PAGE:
Friday, September 23, 2016

Supporting A New Writer 4: Where We Go from Here

Each of us has a tale to tell about struggling to start or re-start a writing career. Here's the background on this project, and two responses below.

Recently, I received this letter from a fan with whom I’d been corresponding. It spoke deeply to me, and rather than answer it alone, I asked some of my writer friends to join in a series of round table blogs on the issues raised. If you’ve been there, too, I hope you’ll follow along and offer your own wisdom.

I’ve been trying to reconnect with writing friends after a hiatus from the creative life. I’ve spent the past year or so taking care of my mom and working to pay the bills. Mom passed away in October. When your last parent passes away, it changes you in many ways. That foundation you always relied on — even as an adult — is gone for good. Whether you’re ready or not, you are truly on your own in the world and must somehow carry on without their nurturing presence. One of the most difficult aspects of my mother’s final days was the fact that she had so many regrets about life. She once had goals and dreams, but left them behind out of fear and a belief that these dreams were just not possible. I’m 54 years old. More than half of my life is over. Writing has been a dream/goal of mine since childhood. My mom was the only one who believed in me. I don’t want to leave this world regretting the fact that I never pursued this dream to the fullest. To be honest, my writing “career” never took off. I let fear, doubt and the negativity of others keep me from my dreams. I want so much to be brave, to take risks with my creative life. I truly wish for a group of fellow writers who are willing to give me the encouragement and support I need to write with my heart and soul, to grow as a writer and a human being. And I want to be a support for others as well. How do I get back into the writing life after leaving it on the back burner for so long?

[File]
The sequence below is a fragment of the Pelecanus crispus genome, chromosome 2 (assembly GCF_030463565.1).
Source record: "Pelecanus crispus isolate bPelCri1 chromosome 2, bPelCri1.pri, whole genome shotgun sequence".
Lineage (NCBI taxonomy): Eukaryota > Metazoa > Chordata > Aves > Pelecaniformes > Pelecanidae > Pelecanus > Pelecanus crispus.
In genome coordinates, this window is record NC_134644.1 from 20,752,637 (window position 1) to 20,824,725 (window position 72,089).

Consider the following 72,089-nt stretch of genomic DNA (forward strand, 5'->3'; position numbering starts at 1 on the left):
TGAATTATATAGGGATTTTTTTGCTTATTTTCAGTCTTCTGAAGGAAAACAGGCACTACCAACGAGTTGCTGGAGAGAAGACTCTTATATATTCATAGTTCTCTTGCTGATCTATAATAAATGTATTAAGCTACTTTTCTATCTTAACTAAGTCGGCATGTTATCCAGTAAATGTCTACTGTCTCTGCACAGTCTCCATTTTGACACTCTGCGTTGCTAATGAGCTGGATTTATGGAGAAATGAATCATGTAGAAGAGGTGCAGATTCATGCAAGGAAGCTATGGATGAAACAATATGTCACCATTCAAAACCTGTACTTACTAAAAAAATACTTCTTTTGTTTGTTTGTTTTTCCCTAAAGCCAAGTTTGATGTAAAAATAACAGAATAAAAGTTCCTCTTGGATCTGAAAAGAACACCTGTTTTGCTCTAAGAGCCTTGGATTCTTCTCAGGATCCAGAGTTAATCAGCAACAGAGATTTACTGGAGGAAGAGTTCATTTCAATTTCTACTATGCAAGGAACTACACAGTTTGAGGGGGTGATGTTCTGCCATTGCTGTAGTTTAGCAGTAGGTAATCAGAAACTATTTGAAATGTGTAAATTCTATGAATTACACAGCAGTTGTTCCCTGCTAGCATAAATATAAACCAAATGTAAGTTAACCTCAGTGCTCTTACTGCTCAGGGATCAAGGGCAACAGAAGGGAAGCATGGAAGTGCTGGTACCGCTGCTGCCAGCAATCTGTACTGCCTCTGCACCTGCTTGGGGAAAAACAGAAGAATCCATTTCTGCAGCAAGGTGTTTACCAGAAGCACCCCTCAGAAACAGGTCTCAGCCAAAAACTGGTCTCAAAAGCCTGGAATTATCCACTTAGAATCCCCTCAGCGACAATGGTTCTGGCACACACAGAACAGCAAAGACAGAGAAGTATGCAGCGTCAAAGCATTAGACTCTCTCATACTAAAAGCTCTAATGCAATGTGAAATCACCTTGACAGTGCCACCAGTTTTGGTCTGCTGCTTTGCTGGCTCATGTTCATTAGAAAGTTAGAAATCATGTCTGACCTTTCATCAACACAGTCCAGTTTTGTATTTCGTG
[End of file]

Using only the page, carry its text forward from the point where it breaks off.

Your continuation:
Doranna Durgin:  I turned 56 on the very day my mom died just over a month ago.  Meanwhile my writing has floundered for years—damaged by experiences in traditional publishing, never quite reaching fruition in the first place because I was in a financially vulnerable situation where I didn’t dare take risks.  So I played nice.  Too nice.  Too much fear, too much doubt, and way too much negativity from outside sources.  Familiar, right? I was trying to please everyone else before I pleased the muse, knowing it and hoping for some sort of break that would allow me to return to the muse.  But instead of reaching a break, I hit a breaking point, and then…broke.  Now I’m looking at the journey back and not certain how to take it.

So where do we all go from here?

In this case, I hope knowing you’re not alone is of some solace.  Boy, you’re definitely not!  And to some extent, I think we all wish we were bigger, bolder, better when it comes to our writing.  To that same extent, I think having that desire is the critical part of writing.  How do we do anything but stagnate without it?  And just maybe the fact that we do have that ongoing need doesn’t mean we haven’t already been successful in many ways.  Don’t discount those successes!

More practically speaking, I’m finding that I need to give myself space while at the same time setting reachable goals.  For me, that means noodling on development in the background while working on production stuff and writing-related stuff in the foreground.  For you, those first steps might include finding community online and in person, but I have some hesitation about focusing on these as a starting place.  Writing comes from within, not without—and in my experience, outside influence is often about diluting, not enhancing, those pieces from within.

To that point, I’ve found a good book discussion group comprised of savvy readers and other writers to be an excellent place to practice critical thinking and to see how different writing is absorbed by different people…well, differently.  I see it as a way to immerse in the thought process without subjecting the muse to the push and pull of others’ thinking.

I think one key, as we seek growth, is to recognize the successes we have in fact had, and then to keep our specific goals in mind while making decisions about the future—which means taking the time to truly understand our goals in the first place.  So are the support groups and community part of the goal, or a way to reach the goal?  And what other ways can you reach the specific goal?

Either way, good luck—hope to see you there on the other side!